Okay, this is not the hairiest of my survival stories but it is certainly the eeriest. 1998 was not a great year for the kind of hunting I enjoyed. I’m a tracker and I require good snow and we never got any of the white stuff till right at the tail end of the season. I had a bull moose tag and finally managed to get out the last day of hunting, December 15th. I went up to my old hunting camp, an area that I was quite familiar with. Early in the morning just after daybreak I hit tracks made by two relatively small animals. Figured they might be a pair of young bulls looking for some action in the late rut so I stuck with them. I was quite certain where they were taking me and knew I had to be super stealthy as I would have to catch them both sleeping to get a shot and with a pair together that was not likely. Sure enough, about three in the afternoon I kicked them up and got just a glimpse as two young bulls bolted through the brush. It was useless trying to run them down again but I stuck to their tracks hoping they would take me to some other animals. By then it was starting to snow fairly hard but I wasn’t too worried because, as I said, I was pretty sure I knew where I was located. Eventually, as it was getting towards the end of daylight, the tracks took me into a moose heaven! Tracks were everywhere and I could hear animals grunting and breaking brush all around me. Very exciting but I was not inclined to shoot at anything that late. Eventually I stepped out onto an abandoned logging road which was good news because by then it was snowing very hard. I followed the road, quite certain that it would take me back to where my truck was parked. At one point the road made a relatively sharp turn to the left and my eyes happened to look to the right in the waning light where I recognized something terribly familiar! It was a pine tree with a low hanging thick branch that stuck out horizontally about three yards and then hooked upwards vertically. It looked like the perfect branch to hang a kid’s swing on. I had seen this tree before and my heart sank right into my boots because I knew it was a good ten miles cross country to my truck and that road was only taking me further away from where I needed to be. By now it was nearly dark and my own tracks were filling with snow almost as fast as I was making them. I hustled back down the road to the spot where I knew I had to start bushwhacking to the trailhead that would lead to my truck. On the third attempt I fumbled around in a circle in the brush for almost an hour before stumbling back to the road. It was futile trying that again. I remembered a large upward sloping flat rock formation back down the road a half mile that could lead me to the divide above the Posh River. The trail to my truck lay on the west side of a large old cutting unit adjacent to that river. The loggers had cut a bit too close to the river at one point and the trees in the buffer had blown over some years before. I figured if I went up the rock face and then straight down to the river I could follow it until I came to the blowdown, then head west for the trail. I wasn’t dressed for the kind of weather I was into by then. I was wearing wool pants over my jeans, a light flannel shirt under a wool shirt, and an unlined polar fleece zip-front jacket. I was wearing a corduroy ball cap with a polar fleece parrot hood over that. In my pack I had the usual half sandwich left plus maybe a half dozen Halloween-size Snickers bars. That was not enough to get me through the night so I made the decision to shoot for the river route. It was easy enough finding the Posh but not so easy following it. The bank was a series of rock cliffs full of hidden crevasses. I had a flashlight but I had to be as conservative with it as possible. It was nasty going and I almost broke my leg once. But at least down along the river I was out of the wind which was picking up quite a bit. At one point I made the totally reckless decision to cross the ice on a beaver pond rather than negotiate the cliffs surrounding it. By then things were starting to get desperate. Shortly afterwards I came to the blowdown, crawled through it, and recognized that an opening lay before me, even though I could barely see fifteen yards in the darkness and blowing blizzard. I was shivering a bit and checked my speech: “Well, should I give it a go? Guess if I can’t make it, I can always turn around and come back to the river bottom, scavenge some dead cedar and start a fire.” I had trouble talking so I knew hypothermia was setting in. Nevertheless, I decided to go for it. Ate a couple of candy bars, changed the batteries in my flashlight, cross-slung my rifle, and headed off. As soon as I was away from the trees I was in a total whiteout. At one point I stopped and looked back. My tracks were already gone! And I could no longer hear the river. I was nothing but a mass of moving snow moving in no definitive direction. My speech didn’t make sense and I was shivering very hard. At that point I knew I was beyond the point of returning to the river. Even if I could find it, I did not have the energy left to build a fire and keep it going. The only option was to continue on and find the flagging marking the trailhead at the far side of the cutting unit. But I had absolutely no idea where I was going. Though I knew where I was, I was totally lost. I remembered from the night before that a healthy moon was out and that it set just after midnight. At that point I did something I almost never do. I prayed. I asked to just see the moon long enough get my bearings west. Now, here’s the eerie part. No sooner asked than granted! In that blizzard a hole opened in the clouds just large enough for me to see the moon. And that hole stayed there until the moment I hit the gully on the far side of the cut ... where I just happened to stumble directly into the flagging tape marking the trail to my truck. I was in tough shape when I got to the vehicle but it had food and pop (semi-frozen) to recharge me. Still, it was a long seventy miles home. I had to stop several times to wake myself up. Didn’t crawl in bed till nearly four in the morning. My wife mumbled, “Good grief, you’re late ... and you’re so cold!” I didn’t tell her the story for several years, afraid she’d make me stop hunting.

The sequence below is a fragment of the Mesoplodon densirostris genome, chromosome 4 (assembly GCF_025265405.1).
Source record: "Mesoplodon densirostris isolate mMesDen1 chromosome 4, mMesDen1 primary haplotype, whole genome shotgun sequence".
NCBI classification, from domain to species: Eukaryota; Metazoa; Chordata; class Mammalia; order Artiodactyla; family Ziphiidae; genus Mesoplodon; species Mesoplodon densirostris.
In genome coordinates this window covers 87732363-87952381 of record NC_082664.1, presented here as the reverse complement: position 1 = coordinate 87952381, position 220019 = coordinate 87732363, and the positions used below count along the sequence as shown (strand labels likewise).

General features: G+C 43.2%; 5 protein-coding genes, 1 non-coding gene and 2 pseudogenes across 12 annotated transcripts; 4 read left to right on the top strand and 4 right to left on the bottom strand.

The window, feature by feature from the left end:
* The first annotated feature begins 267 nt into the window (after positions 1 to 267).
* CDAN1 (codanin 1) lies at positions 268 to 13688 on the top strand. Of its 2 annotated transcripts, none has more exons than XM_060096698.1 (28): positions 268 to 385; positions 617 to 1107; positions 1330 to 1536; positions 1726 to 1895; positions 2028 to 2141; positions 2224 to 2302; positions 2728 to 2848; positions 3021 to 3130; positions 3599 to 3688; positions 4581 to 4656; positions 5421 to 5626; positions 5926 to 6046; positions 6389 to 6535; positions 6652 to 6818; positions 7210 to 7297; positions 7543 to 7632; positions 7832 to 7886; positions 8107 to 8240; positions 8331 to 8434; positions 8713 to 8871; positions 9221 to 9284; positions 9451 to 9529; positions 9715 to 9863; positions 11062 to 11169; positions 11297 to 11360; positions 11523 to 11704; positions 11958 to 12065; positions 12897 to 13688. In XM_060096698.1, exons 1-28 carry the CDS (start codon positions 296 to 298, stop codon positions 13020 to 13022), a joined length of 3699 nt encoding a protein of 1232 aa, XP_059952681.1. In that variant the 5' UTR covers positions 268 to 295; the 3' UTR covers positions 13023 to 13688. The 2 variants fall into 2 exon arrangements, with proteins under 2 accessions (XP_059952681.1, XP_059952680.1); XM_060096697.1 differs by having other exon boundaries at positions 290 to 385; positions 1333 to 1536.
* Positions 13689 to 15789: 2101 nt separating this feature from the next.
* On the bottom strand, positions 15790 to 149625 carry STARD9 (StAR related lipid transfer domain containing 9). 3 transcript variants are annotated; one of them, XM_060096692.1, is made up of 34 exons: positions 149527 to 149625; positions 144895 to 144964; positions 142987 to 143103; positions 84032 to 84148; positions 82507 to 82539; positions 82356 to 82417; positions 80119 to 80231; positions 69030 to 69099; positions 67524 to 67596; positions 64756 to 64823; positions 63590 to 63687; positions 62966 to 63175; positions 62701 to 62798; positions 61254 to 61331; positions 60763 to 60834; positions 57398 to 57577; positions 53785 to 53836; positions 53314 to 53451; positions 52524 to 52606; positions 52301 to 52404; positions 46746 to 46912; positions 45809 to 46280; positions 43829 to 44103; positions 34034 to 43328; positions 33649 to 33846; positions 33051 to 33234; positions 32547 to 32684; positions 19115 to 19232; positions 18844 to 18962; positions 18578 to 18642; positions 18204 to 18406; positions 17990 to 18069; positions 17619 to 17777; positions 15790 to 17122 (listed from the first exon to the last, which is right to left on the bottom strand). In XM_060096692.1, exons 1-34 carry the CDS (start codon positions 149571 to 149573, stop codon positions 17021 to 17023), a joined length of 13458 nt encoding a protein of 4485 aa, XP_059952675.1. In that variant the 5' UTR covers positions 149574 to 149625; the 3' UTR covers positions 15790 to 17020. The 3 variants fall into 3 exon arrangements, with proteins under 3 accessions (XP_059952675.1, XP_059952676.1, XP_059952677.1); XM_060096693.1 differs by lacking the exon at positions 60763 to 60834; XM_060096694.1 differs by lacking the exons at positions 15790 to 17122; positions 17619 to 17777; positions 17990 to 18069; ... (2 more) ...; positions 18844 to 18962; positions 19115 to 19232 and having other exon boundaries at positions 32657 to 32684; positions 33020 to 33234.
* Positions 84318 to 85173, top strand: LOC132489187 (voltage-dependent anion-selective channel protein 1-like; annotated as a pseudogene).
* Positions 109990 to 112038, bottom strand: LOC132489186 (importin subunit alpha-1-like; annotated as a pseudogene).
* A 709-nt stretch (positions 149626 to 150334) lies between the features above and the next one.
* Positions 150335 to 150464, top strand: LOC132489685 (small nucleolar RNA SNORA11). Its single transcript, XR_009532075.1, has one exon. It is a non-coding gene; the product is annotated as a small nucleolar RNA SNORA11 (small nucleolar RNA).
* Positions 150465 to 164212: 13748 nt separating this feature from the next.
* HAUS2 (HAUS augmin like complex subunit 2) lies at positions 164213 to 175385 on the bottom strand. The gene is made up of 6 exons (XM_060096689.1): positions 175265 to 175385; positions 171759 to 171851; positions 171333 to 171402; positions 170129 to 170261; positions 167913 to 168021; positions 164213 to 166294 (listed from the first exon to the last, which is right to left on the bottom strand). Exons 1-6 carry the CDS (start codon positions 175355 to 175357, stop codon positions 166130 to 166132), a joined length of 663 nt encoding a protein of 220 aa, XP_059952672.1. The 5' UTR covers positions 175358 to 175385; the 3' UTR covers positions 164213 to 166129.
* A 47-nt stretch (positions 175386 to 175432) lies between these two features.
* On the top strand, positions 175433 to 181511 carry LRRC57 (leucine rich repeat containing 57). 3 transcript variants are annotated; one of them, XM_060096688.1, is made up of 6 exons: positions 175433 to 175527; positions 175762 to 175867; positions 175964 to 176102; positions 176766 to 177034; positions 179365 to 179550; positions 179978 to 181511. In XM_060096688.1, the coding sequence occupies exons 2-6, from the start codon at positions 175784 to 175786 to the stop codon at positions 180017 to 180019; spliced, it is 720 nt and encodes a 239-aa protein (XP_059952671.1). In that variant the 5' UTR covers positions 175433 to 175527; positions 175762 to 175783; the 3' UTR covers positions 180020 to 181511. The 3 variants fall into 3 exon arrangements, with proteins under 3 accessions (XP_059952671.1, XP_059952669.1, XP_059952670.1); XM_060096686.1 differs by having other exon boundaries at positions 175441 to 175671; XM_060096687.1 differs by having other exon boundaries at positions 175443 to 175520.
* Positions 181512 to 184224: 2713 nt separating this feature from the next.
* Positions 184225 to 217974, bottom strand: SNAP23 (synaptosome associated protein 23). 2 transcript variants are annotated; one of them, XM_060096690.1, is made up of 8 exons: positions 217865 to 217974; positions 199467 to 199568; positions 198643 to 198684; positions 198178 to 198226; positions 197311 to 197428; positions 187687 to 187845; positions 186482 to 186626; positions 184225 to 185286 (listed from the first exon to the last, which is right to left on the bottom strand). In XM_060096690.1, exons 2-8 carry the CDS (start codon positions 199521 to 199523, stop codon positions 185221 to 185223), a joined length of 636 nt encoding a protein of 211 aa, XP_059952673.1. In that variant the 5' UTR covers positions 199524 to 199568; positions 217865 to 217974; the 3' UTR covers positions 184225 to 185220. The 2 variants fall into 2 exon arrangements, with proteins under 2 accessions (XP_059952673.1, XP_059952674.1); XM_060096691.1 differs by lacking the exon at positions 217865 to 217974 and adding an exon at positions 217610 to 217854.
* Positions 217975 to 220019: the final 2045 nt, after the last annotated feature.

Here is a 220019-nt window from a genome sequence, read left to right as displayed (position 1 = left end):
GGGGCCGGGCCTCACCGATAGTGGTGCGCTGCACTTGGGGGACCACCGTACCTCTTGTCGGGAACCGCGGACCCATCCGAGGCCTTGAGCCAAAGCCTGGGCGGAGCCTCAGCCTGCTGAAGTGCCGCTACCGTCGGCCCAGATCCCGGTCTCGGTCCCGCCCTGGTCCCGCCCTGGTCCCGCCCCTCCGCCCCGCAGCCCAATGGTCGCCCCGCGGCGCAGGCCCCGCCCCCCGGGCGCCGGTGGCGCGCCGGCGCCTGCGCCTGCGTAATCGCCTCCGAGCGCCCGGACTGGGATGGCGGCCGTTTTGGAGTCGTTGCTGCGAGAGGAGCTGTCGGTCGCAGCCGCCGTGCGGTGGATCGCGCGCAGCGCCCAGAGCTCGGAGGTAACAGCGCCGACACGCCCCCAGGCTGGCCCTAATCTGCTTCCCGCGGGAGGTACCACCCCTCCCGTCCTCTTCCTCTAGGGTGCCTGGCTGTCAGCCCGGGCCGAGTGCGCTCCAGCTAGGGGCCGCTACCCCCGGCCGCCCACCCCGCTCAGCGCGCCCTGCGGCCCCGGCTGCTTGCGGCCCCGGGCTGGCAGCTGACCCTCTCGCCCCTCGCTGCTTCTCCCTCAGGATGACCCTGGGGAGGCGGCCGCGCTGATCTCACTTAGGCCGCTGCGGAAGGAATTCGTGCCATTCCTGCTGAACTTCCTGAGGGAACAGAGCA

Comment


    • #3
      Now that could of been the start of a really bad situation.

      Comment


      • #4
        Now that could of been the start of a really bad situation. And thanks for the story.

        Comment